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Published on Sep 03, 2023


How foreign borrowing affects macroeconomic stability can be best understood in the context of production, consumption, savings, and investment. In a closed economy (no foreign trade), production comprises goods and services for personal consumption (consumer goods), capital goods (buildings, plant and equipment, inventories used by enterprises), and goods and services used by the government, which can be both for consumption (for current use) and for investment.

Where there is foreign trade, production also includes goods for export; imports are a supplement to domestic consumption, for investment, for government use or for exports. There is a relationship between production and income.

Put simply production creates incomes equal to the value of output. The government in taxes takes some income; some is taxed; some is saved by the private sector; the balance is spent on consumption. Foreign borrowing is the excess of imports of goods and services over exports and net borrowing creates debt, which can be repaid if exports exceed imports. In the absence of foreign borrowing (exports and imports are equal), private sector investment plus government spending is limited by the level of private sector savings and taxation.

Economic growth, of course, could be accelerated with foreign borrowing, permitting imports to exceed exports and at the same time, investment plus government expenditures to exceed savings plus taxes. There are standard indicators for measuring the burden of external debt: the ratios of the stock of debt to exports and to gross national product, and the ratios of debt service to exports and to government revenue. Although there is widespread acceptance of these ratios as measures of creditworthiness, there are no firm critical levels, which, if exceeded, constitute a danger for the indebted country.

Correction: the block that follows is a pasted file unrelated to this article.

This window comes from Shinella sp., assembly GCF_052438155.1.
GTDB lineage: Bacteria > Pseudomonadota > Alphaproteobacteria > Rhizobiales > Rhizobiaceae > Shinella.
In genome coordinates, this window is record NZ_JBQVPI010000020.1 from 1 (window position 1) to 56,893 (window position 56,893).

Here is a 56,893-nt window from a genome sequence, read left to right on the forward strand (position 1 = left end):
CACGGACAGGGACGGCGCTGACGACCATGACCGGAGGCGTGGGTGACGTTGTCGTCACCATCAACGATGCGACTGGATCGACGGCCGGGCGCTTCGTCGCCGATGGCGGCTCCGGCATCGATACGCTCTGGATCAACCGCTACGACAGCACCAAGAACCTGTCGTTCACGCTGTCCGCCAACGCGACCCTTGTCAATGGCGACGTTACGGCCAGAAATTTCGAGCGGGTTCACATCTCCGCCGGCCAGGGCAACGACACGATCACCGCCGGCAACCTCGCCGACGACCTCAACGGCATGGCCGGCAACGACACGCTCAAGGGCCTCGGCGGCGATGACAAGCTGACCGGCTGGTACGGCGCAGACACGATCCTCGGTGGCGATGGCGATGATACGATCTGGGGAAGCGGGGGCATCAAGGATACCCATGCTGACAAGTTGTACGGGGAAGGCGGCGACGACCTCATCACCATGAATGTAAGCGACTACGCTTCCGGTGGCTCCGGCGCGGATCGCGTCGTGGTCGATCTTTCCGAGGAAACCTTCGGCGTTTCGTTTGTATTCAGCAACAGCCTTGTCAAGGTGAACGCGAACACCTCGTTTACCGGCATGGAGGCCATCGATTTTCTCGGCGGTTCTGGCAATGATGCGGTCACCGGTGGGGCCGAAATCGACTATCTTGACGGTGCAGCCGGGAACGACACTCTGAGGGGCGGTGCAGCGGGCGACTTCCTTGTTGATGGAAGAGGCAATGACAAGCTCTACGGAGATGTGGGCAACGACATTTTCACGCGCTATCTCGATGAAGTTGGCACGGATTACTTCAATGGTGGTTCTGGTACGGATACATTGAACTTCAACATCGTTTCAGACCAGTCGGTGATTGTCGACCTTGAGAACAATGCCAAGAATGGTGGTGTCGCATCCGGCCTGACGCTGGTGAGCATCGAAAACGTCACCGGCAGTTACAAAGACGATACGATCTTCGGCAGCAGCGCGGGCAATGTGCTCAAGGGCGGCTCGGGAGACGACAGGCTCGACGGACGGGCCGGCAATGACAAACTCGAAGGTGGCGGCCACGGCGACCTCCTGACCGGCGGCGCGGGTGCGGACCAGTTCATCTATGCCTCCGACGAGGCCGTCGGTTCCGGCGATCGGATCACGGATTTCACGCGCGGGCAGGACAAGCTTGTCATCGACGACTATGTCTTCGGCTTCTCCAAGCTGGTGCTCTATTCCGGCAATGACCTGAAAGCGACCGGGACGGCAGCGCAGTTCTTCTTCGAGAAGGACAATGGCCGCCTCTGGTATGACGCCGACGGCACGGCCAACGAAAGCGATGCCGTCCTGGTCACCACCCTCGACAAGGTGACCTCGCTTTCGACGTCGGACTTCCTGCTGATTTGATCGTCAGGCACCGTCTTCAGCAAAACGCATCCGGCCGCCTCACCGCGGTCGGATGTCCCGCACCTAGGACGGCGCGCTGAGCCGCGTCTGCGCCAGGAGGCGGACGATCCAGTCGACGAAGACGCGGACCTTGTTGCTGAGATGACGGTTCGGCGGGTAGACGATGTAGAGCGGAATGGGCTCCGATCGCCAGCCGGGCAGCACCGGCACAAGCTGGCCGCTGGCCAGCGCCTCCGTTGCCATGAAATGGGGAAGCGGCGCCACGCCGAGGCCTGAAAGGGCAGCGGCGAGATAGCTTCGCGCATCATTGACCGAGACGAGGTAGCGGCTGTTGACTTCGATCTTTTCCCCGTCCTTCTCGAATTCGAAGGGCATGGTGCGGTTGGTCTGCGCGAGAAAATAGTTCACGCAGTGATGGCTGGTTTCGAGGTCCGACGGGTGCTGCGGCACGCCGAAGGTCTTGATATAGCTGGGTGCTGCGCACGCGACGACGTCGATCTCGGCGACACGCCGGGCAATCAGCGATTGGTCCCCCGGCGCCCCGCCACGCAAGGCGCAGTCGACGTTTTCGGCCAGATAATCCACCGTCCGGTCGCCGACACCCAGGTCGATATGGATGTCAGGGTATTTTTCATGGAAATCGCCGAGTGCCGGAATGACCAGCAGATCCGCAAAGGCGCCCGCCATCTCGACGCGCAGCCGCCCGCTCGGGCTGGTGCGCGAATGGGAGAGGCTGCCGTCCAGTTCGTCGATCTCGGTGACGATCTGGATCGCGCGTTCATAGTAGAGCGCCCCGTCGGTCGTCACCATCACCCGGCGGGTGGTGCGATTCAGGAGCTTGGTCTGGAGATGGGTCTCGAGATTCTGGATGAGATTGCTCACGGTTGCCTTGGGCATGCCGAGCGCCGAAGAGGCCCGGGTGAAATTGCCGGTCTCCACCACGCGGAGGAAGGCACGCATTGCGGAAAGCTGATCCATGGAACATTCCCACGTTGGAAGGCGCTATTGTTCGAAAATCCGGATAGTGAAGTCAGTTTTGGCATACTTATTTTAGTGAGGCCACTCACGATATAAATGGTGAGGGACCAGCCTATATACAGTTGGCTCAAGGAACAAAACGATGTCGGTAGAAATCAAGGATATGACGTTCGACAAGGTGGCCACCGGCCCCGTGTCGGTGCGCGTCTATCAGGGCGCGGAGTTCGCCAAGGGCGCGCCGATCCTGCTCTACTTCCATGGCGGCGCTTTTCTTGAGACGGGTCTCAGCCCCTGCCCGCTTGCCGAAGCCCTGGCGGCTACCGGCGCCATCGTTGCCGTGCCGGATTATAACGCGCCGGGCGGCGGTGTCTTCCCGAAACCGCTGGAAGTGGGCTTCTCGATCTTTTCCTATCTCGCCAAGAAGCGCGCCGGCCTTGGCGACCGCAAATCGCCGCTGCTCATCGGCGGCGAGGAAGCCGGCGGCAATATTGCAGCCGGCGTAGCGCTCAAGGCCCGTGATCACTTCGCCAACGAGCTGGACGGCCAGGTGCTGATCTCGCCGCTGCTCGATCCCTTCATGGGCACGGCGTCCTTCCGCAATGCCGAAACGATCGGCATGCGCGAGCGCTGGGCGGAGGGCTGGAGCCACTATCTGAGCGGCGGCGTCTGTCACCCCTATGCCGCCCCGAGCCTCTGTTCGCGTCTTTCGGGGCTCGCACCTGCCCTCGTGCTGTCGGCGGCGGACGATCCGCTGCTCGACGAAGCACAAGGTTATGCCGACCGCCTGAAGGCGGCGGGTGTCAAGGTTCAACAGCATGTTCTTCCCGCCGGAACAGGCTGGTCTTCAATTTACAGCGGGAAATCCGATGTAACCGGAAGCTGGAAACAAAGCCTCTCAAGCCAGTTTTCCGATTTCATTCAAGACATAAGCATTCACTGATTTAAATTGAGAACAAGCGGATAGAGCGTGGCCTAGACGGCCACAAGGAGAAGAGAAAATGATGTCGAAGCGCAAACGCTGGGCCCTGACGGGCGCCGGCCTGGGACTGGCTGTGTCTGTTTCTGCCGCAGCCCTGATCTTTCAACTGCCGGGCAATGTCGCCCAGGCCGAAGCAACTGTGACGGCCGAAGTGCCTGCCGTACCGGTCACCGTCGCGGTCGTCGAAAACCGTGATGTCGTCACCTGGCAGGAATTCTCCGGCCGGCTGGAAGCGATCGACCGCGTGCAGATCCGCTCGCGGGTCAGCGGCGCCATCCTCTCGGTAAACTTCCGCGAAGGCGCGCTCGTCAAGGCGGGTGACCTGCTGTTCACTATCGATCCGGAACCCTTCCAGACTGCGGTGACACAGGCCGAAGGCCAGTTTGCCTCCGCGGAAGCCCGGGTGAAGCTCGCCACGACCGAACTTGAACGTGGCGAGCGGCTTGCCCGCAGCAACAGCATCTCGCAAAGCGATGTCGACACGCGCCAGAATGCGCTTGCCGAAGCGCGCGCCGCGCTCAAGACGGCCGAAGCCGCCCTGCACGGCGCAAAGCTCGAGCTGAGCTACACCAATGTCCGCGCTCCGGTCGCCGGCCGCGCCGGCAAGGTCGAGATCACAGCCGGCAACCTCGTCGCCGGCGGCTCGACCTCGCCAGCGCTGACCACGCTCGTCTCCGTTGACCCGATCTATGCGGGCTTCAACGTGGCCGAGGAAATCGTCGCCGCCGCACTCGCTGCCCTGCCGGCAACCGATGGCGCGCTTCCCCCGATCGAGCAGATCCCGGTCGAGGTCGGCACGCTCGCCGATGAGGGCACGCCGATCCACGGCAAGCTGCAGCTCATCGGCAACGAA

However, the World Bank Staff has proposed a set of parameters, which it uses to demarcate "moderately" and "severely" indebted countries. Countries with a rapid export growth can support higher debt relative to exports and output. Heavily indebted, however, are vulnerable to severe macroeconomics shocks-sharply higher interest rates in the lending countries, for instance, or simply lenders cutting back on their commitments. Faced with these pressures, countries must then adjust by cutting private investment, decreasing government expenditures and or increasing government revenues.

Indicators of External Debt Sustainability

There are various indicators for determining a sustainable level of external debt. While each has its own advantage and peculiarity to deal with particular situations, there is no unanimous opinion amongst economists as to one sole indicator. These indicators are primarily in the nature of ratios i.e. comparison between two heads and the relation thereon and thus facilitate the policy makers in their external debt management exercise.

These indicators can be thought of as measures of the country's "solvency" in that they consider the stock of debt at certain time in relation to the country's ability to generate resources to repay the outstanding balance.

Examples of debt burden indicators include the (a) debt to GDP ratio, (b) foreign debt to exports ratio, (c) government debt to current fiscal revenue ratio etc. This set of indicators also covers the structure of the outstanding debt including the (d) share of foreign debt, (e) short-term debt, and (f) concessional debt in the total debt stock.